It is already clear that legislation changes in 2019 will significantly impact employers. The raft of changes introduced by the Employment Relations Amendment Bill will be in force by May – however late last year the Government also introduced proposals that, if they come into effect, will dramatically affect the process around employer-assisted temporary work visas.
The Government says the proposals have two strategic objectives: firstly, for employers to place more New Zealanders into jobs, and secondly that temporary migrant workers, when they are employed, are not exploited and have wages and conditions that are consistent with New Zealand values.
Key proposals include:
- introducing a new framework for all employer-assisted temporary work visas
- replacing the Essential Skills in Demand Lists with Regional Skills Shortage Lists
- introducing sector agreements with sectors which rely heavily on migrant labour
- improving the alignment of immigration, welfare and education systems.
One of the critical changes the proposals would introduce is replacing the current essential skills in demand lists. However, it will affect all skilled and lower-skilled temporary migrant workers and employers across the six employer-assisted temporary work visa categories.
Around 20 percent (47,000) of the 230,000 temporary work visas issued in 2017/18 were employer-assisted, where an employer can demonstrate through labour market tests that there are no suitable domestic workers available. The Government says that the current system is complex and does not respond sufficiently to sectoral or regional differences in the labour market. The new framework will combine the six visa categories into one and will switch from being migrant-led to be employer-led.
It is proposed that compulsory employer accreditation is introduced for all employers who want to recruit temporary migrant workers. The Restaurant Association’s biggest concern here is the cost that employers will face as a result of the new accreditation programme. New fees would be introduced and would include a transfer of some costs from migrants to employers, as well as a ‘more general increase in fees’ to reflect accreditation requirements.
Accreditation will require employers to demonstrate that their business practices:
- Incentivise training and upskilling of New Zealanders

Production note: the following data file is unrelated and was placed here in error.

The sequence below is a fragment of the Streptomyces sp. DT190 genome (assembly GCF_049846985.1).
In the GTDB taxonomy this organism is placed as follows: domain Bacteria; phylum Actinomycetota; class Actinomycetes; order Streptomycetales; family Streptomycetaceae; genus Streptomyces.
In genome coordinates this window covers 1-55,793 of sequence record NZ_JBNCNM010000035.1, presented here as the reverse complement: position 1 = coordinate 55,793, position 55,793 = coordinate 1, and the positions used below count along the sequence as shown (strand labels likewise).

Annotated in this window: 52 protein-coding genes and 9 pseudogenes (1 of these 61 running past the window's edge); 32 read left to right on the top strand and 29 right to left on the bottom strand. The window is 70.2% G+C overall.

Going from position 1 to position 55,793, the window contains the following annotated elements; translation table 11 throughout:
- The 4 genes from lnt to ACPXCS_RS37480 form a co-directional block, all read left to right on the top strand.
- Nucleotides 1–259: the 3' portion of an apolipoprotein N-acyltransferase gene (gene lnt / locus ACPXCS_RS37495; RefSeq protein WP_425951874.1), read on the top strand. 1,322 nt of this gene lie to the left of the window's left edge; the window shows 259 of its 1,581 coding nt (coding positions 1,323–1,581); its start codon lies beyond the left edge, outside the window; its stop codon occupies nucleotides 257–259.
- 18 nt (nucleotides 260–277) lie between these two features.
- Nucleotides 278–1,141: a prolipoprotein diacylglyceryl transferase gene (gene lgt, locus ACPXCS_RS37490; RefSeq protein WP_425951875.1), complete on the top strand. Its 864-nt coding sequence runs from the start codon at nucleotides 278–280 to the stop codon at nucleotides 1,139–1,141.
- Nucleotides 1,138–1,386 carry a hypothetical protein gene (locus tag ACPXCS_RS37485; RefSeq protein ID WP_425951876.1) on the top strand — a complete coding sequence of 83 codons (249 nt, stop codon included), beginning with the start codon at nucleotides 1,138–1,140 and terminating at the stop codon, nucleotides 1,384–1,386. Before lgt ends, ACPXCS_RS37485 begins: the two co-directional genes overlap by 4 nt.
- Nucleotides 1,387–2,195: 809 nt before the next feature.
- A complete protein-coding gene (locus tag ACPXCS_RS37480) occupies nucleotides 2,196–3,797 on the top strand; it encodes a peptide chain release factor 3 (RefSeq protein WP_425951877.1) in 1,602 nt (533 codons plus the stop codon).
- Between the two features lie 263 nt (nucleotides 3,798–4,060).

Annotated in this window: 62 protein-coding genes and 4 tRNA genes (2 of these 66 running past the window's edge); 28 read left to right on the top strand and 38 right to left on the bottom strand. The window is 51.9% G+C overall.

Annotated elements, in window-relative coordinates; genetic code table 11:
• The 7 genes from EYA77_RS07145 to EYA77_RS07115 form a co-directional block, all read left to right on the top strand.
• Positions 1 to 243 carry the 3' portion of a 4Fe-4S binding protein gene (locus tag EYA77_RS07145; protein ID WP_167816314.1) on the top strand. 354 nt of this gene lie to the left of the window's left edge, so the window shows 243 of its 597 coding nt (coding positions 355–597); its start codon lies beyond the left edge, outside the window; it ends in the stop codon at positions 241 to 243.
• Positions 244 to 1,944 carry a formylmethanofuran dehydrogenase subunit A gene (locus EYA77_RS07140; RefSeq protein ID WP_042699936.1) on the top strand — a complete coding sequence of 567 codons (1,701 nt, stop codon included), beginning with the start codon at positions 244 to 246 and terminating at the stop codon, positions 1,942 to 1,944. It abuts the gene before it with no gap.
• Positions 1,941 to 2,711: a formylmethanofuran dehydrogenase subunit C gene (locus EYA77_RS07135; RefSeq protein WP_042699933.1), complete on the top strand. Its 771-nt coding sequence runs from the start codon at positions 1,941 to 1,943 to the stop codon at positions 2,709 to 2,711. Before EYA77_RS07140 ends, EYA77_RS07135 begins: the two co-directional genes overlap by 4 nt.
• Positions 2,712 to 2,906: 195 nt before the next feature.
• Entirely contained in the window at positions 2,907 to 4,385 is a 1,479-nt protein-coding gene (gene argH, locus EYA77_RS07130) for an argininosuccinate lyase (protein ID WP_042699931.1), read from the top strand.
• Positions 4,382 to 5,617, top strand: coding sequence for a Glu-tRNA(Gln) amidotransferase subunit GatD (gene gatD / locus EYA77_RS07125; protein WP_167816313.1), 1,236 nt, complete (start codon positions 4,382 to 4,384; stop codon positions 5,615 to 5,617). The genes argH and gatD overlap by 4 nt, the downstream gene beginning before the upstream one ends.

- Put upward pressure on wages and conditions
- Meet minimum immigration and employment regulatory standards to minimise the exploitation of migrant workers
- Maintain the integrity of the immigration system
The Government says that while the new framework would initially require more administration (and cost) for most employers, the changes will make the overall process faster and will support better compliance and assurance processes.
For employers on the premium accreditation level, the maximum visa duration for lower-skilled workers is extended from one to three years for migrants if the job is in a region that has a tight labour market and there are no significant infrastructure constraints.
Another benefit is the proposal that no labour market test will be needed for workers paid a sufficiently high remuneration, although as an industry sector with generally lower than average wages, it remains to be seen if many employers will be able to benefit from this proposal. The Government generally consider that the higher the remuneration, the higher the skill level.
The skills shortage lists will be recast by region when they are published next in April 2019 and renamed as Regional Skills Shortages (RSS) lists. The Government says this will better reflect the skill shortages that exist in the regions and provide a stronger signal to temporary migrants of opportunities in regional areas.
Sector agreements are also proposed to be negotiated with representative industry bodies, including the Restaurant Association. Once in place, it is proposed the agreements will be made compulsory for employers seeking to recruit migrants in that sector.
The agreements aim to provide certainty for employers in industries, like the hospitality industry, that rely heavily on migrant workers. In return for that certainty, employers will need to make commitments including the commitment to employ more New Zealanders over time and reduce their reliance on migration. The agreements would set out specific occupations covered by the agreement, employer accreditation standards, how the labour market test will be applied, required wages and conditions, caps on the total numbers of migrant workers that can be recruited, training commitments and any special regional or other considerations. Of benefit to the hospitality industry, this would also address situations where standard visa application processes and the ANZSCO framework don’t adequately fit the skill and occupation structure of the sector.
The Restaurant Association welcomes a review of the current visa system, as feedback from members is that change is needed. We’ll be actively advocating for changes that assist our member businesses with the least compromise. Consultation on the proposals is open until March to all individuals, groups and organisations. The Restaurant Association will be surveying members on the proposals to help inform our submission, but members are welcome to contact us with their opinions and feedback at any time.